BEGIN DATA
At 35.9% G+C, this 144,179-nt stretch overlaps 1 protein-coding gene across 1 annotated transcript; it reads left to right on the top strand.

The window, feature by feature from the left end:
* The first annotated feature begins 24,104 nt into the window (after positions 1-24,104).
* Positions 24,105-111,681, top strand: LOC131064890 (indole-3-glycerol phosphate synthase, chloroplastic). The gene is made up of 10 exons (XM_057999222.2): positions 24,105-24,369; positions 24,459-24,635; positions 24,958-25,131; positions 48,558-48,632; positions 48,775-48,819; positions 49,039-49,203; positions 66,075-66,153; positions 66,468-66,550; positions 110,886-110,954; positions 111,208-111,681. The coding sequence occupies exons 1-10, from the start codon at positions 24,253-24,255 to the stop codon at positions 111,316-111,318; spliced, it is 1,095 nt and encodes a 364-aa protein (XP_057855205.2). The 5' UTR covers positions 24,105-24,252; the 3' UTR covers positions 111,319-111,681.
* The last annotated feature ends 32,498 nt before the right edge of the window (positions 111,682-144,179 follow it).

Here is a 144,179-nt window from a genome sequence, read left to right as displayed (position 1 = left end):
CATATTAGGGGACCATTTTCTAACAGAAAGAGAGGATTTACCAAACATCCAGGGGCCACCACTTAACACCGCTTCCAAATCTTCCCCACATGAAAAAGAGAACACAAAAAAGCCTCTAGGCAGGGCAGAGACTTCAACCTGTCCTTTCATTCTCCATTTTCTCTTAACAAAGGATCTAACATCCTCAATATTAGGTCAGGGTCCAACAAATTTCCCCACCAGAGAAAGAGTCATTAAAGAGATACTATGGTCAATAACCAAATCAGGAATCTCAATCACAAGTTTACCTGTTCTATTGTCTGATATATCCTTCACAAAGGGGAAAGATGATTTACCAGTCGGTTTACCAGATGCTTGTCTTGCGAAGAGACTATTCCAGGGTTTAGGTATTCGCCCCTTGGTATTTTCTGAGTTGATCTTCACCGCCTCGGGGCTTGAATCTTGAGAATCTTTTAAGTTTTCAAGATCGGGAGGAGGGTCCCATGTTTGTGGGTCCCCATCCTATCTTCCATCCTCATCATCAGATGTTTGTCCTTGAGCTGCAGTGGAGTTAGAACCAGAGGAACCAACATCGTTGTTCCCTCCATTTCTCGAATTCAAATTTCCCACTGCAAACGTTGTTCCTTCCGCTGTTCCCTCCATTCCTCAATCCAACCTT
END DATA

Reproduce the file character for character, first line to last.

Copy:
At 35.9% G+C, this 144,179-nt stretch overlaps 1 protein-coding gene across 1 annotated transcript; it reads left to right on the top strand.

The window, feature by feature from the left end:
* The first annotated feature begins 24,104 nt into the window (after positions 1-24,104).
* Positions 24,105-111,681, top strand: LOC131064890 (indole-3-glycerol phosphate synthase, chloroplastic). The gene is made up of 10 exons (XM_057999222.2): positions 24,105-24,369; positions 24,459-24,635; positions 24,958-25,131; positions 48,558-48,632; positions 48,775-48,819; positions 49,039-49,203; positions 66,075-66,153; positions 66,468-66,550; positions 110,886-110,954; positions 111,208-111,681. The coding sequence occupies exons 1-10, from the start codon at positions 24,253-24,255 to the stop codon at positions 111,316-111,318; spliced, it is 1,095 nt and encodes a 364-aa protein (XP_057855205.2). The 5' UTR covers positions 24,105-24,252; the 3' UTR covers positions 111,319-111,681.
* The last annotated feature ends 32,498 nt before the right edge of the window (positions 111,682-144,179 follow it).

Here is a 144,179-nt window from a genome sequence, read left to right as displayed (position 1 = left end):
CATATTAGGGGACCATTTTCTAACAGAAAGAGAGGATTTACCAAACATCCAGGGGCCACCACTTAACACCGCTTCCAAATCTTCCCCACATGAAAAAGAGAACACAAAAAAGCCTCTAGGCAGGGCAGAGACTTCAACCTGTCCTTTCATTCTCCATTTTCTCTTAACAAAGGATCTAACATCCTCAATATTAGGTCAGGGTCCAACAAATTTCCCCACCAGAGAAAGAGTCATTAAAGAGATACTATGGTCAATAACCAAATCAGGAATCTCAATCACAAGTTTACCTGTTCTATTGTCTGATATATCCTTCACAAAGGGGAAAGATGATTTACCAGTCGGTTTACCAGATGCTTGTCTTGCGAAGAGACTATTCCAGGGTTTAGGTATTCGCCCCTTGGTATTTTCTGAGTTGATCTTCACCGCCTCGGGGCTTGAATCTTGAGAATCTTTTAAGTTTTCAAGATCGGGAGGAGGGTCCCATGTTTGTGGGTCCCCATCCTATCTTCCATCCTCATCATCAGATGTTTGTCCTTGAGCTGCAGTGGAGTTAGAACCAGAGGAACCAACATCGTTGTTCCCTCCATTTCTCGAATTCAAATTTCCCACTGCAAACGTTGTTCCTTCCGCTGTTCCCTCCATTCCTCAATCCAACCTT